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dc.contributor.advisorJones, Anitaen
dc.contributor.advisorArlt, Jochenen
dc.contributor.authorPaterson, Kyle Andrewen
dc.date.accessioned2020-10-01T14:22:47Z
dc.date.available2020-10-01T14:22:47Z
dc.date.issued2020-07-25
dc.identifier.urihttps://hdl.handle.net/1842/37289
dc.identifier.urihttp://dx.doi.org/10.7488/era/575
dc.description.abstractDNA and RNA are integral to all life on Earth, and yet their physical properties and behaviour in their native environment are still only imperfectly understood. Using fluorescent analogues of natural DNA bases (FBAs) as a probe of local inter-base interactions is a widely employed solution-phase technique to obtain information about DNA conformation and its response to enzyme activity. Work presented in this thesis aims to show that free FBAs in solution with the natural DNA bases is a useful model of the inter-base interactions of FBAs in oligonucleotides, and that the effect of substituting DNA bases with fluorescent analogues on DNA conformation can be predicted computationally. Some results from fluorescence spectroscopy to gain further insights into the effect of conformation on electronic energy transfer will also be discussed. 2-aminopurine (2AP) is a responsive fluorescent base analogue that is widely used as a probe of the local molecular environment in DNA. However, the mechanism of this inter-base quenching remains imperfectly understood. Two previous studies of collisional quenching of 2AP by the natural nucleotides presented conflicting results. A comprehensive investigation of inter-base quenching of 2AP by the natural bases in solution is presented here, reproducing the buffer conditions used in the previous studies. Time-resolved fluorescence measurements are used to provide insight into both dynamic and static quenching, showing consistent trends across both buffer systems, and the results support a charge transfer mechanism. Time-resolved fluorescence data also provide evidence for formation of 2AP-nucleotide ground-state complexes in solution, the fluorescence lifetimes of which are comparable to that seen in 2AP-containing oligonucleotides. Collisional quenching studies were extended to a recently reported FBA, pentacyclic adenine (pA), which has red-shifted emission relative to 2AP, as well as increased brightness. However, rapid photobleaching of pA makes it difficult to use steady-state fluorescence measurements to calculate quenching efficiencies; in consequence time-resolved fluorescence data was obtained to quantify the effect of the natural monophosphate nucleotides on the fluorescence of pA. It was found that collisional interaction of pA with the purine bases increased its fluorescence lifetime (the inverse of a quenching effect), while interaction with the pyrimidine bases shortened the lifetime. These observations were consistent with previous studies of the effect of the base sequence surrounding pA in oligonucleotides. The results of these collisional quenching experiments for 2AP and pA show that measuring the fluorescence of free FBAs in solution in the presence of the natural bases is a valid technique for predicting the behaviour of FBAs in oligonucleotide strands. In order to complement the spectroscopic studies, computational techniques were employed to examine the structural impact of substituting a natural base with a base analogue in oligonucleotide sequences. Geometry optimisations of dinucleotides containing pA were carried out, using the DFT functional M06-2X, which accounts for dispersion, to model the effect of this novel FBA on inter-base stacking in DNA. DNA base-step and backbone structural parameters were extracted from the optimised structures and used to show that the substituted dinucleotides adopt conformations similar to that associated with B-form DNA. Previous studies have shown that, in 2AP-containing dinucleotides, electronic energy transfer occurs from the natural base to 2AP, on excitation of the natural base at 260 nm. It was found that there was a substantial increase in energy transfer efficiency in frozen solution at 77 K compared to room temperature. In the present study, the energy transfer process was investigated as a function of temperature over the range 5-25 °C, to examine the effect of reducing temperature while maintaining fluid conditions. A trend of decreasing quenching efficiency with increasing temperature was found, which is consistent with the previous findings. The results of this work also show that energy transfer is conformationally selective over this temperature range, as can be inferred from decay parameters obtained using time-resolved fluorescence measurements. In summary, this thesis yields deeper understanding of the effect of interactions with natural DNA bases on the photophysics of two FBAs, pA and 2AP, and presents a method for predicting the behaviour of novel FBAs without a priori preparing substituted dinucleotides.en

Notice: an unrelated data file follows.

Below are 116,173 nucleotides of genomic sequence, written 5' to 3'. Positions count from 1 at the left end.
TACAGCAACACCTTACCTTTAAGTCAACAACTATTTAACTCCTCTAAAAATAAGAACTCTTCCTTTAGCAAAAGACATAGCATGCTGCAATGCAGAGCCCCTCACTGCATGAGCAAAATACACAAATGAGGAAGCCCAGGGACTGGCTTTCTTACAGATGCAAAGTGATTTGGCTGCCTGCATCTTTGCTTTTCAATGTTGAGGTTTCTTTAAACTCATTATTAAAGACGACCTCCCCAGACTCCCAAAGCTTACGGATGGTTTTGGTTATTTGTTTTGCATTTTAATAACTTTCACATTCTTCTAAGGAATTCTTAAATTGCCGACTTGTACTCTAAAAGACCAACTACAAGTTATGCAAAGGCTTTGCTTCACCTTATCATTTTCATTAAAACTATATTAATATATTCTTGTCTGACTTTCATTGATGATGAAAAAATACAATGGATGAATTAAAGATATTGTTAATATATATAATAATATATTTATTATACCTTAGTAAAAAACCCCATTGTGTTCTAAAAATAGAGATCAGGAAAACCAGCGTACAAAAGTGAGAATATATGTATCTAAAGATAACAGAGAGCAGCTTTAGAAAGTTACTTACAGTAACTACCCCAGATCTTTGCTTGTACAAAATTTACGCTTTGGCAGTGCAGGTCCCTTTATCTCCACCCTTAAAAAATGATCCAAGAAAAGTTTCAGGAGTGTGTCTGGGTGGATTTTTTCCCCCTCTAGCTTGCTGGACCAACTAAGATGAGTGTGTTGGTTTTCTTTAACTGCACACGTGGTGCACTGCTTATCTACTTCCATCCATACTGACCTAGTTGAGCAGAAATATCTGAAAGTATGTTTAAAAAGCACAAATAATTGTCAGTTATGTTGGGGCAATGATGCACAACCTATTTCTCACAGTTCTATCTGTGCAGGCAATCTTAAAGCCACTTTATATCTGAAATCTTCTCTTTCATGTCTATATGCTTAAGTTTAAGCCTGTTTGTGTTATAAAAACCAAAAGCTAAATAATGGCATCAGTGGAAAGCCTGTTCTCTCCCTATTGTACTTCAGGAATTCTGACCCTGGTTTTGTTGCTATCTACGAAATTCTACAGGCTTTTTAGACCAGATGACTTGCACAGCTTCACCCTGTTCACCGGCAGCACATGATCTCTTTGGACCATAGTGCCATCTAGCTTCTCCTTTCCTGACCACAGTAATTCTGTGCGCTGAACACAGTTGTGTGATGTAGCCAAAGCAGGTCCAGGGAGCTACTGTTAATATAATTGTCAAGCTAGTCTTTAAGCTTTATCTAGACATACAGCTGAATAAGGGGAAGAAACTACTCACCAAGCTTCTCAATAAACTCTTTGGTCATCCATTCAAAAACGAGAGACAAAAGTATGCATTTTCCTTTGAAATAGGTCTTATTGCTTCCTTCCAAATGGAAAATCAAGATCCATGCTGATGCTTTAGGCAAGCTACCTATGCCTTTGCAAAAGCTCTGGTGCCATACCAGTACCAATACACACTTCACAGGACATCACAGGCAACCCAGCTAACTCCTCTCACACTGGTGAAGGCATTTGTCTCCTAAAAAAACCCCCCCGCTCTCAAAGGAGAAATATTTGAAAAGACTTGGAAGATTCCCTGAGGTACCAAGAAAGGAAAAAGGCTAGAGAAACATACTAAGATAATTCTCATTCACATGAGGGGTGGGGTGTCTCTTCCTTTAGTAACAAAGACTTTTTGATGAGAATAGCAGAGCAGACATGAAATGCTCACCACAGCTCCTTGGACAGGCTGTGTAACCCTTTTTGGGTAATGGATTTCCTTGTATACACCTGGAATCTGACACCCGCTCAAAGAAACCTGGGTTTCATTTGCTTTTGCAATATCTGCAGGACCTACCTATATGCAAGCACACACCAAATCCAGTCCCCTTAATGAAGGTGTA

dc.language.isoen
dc.publisherThe University of Edinburghen
dc.relation.hasversion“Dynamic and static quenching of 2-aminopurine fluorescence by the natural DNA nucleotides in solution” (K. A. Paterson, J. Arlt and A. C. Jones, Methods Appl. Fluoresc., 2020, 8, 025002, DOI: 10.1088/2050-6120/ab71c3)en
dc.subject2-aminopurineen
dc.subjectpentacyclic adenineen
dc.subjectDNA baseen
dc.subjectnucleoside monophosphateen
dc.subjectbase stackingen
dc.subjectfluorescence quenchingen
dc.subjectcharge transferen
dc.subjectStern-Volmer equationen
dc.subjectDNA conformationen
dc.subjectDFT calculationen
dc.subjectenergy transferen
dc.titleInvestigation of the interactions between fluorescent base analogues and the natural DNA basesen
dc.typeThesis or Dissertationen
dc.type.qualificationlevelDoctoralen
dc.type.qualificationnamePhD Doctor of Philosophyen


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